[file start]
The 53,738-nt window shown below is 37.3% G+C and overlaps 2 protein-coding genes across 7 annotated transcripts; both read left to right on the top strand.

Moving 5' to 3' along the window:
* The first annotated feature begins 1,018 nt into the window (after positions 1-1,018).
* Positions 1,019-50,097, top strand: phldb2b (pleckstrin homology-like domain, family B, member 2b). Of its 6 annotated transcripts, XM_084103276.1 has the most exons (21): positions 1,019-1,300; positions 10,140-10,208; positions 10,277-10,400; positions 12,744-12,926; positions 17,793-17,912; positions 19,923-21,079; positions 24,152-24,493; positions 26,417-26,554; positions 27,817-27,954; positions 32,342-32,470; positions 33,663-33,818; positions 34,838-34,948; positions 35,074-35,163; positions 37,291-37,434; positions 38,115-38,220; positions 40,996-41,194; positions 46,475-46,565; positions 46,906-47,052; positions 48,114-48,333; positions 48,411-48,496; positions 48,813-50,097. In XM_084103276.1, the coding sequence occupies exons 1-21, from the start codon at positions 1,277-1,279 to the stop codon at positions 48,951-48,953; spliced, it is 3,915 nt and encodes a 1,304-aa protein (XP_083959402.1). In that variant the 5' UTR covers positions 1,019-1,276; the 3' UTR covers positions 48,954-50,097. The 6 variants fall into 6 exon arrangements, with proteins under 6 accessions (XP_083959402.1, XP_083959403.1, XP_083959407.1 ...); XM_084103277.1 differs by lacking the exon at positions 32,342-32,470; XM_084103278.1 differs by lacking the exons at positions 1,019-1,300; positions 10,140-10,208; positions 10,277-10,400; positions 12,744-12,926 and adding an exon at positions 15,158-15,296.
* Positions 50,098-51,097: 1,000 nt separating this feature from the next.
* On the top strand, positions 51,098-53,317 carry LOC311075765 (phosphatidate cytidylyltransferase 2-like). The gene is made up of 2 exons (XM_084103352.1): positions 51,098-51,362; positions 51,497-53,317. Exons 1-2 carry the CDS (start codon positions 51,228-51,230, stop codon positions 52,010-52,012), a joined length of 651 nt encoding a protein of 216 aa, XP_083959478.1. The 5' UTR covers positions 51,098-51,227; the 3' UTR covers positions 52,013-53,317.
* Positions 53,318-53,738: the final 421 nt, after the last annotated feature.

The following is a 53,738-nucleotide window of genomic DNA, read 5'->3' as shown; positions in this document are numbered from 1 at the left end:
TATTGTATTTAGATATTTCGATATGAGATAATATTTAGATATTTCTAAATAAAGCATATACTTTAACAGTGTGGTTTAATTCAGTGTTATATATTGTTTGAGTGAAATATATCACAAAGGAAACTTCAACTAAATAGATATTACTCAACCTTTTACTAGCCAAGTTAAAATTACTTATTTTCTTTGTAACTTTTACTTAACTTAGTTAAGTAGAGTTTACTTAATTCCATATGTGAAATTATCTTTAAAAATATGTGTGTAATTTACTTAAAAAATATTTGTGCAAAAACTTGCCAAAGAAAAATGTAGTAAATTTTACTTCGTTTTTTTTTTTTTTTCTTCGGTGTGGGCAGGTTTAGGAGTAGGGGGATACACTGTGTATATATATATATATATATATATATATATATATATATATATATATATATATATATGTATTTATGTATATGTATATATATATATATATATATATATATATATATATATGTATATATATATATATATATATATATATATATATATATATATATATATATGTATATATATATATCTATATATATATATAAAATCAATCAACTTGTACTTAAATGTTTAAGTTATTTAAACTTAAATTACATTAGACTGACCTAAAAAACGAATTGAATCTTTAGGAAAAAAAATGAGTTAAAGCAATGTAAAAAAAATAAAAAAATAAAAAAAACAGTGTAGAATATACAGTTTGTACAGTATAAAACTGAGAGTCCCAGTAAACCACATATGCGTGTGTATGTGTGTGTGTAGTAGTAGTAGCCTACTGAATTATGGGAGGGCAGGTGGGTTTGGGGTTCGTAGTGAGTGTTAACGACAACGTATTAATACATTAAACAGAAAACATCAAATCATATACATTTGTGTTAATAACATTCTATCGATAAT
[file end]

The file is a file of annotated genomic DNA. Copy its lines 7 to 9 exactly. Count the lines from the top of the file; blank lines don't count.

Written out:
* Positions 53,318-53,738: the final 421 nt, after the last annotated feature.

The following is a 53,738-nucleotide window of genomic DNA, read 5'->3' as shown; positions in this document are numbered from 1 at the left end:
TATTGTATTTAGATATTTCGATATGAGATAATATTTAGATATTTCTAAATAAAGCATATACTTTAACAGTGTGGTTTAATTCAGTGTTATATATTGTTTGAGTGAAATATATCACAAAGGAAACTTCAACTAAATAGATATTACTCAACCTTTTACTAGCCAAGTTAAAATTACTTATTTTCTTTGTAACTTTTACTTAACTTAGTTAAGTAGAGTTTACTTAATTCCATATGTGAAATTATCTTTAAAAATATGTGTGTAATTTACTTAAAAAATATTTGTGCAAAAACTTGCCAAAGAAAAATGTAGTAAATTTTACTTCGTTTTTTTTTTTTTTTCTTCGGTGTGGGCAGGTTTAGGAGTAGGGGGATACACTGTGTATATATATATATATATATATATATATATATATATATATATATATATATATATATGTATTTATGTATATGTATATATATATATATATATATATATATATATATATATGTATATATATATATATATATATATATATATATATATATATATATATATATGTATATATATATATCTATATATATATATAAAATCAATCAACTTGTACTTAAATGTTTAAGTTATTTAAACTTAAATTACATTAGACTGACCTAAAAAACGAATTGAATCTTTAGGAAAAAAAATGAGTTAAAGCAATGTAAAAAAAATAAAAAAATAAAAAAAACAGTGTAGAATATACAGTTTGTACAGTATAAAACTGAGAGTCCCAGTAAACCACATATGCGTGTGTATGTGTGTGTGTAGTAGTAGTAGCCTACTGAATTATGGGAGGGCAGGTGGGTTTGGGGTTCGTAGTGAGTGTTAACGACAACGTATTAATACATTAAACAGAAAACATCAAATCATATACATTTGTGTTAATAACATTCTATCGATAAT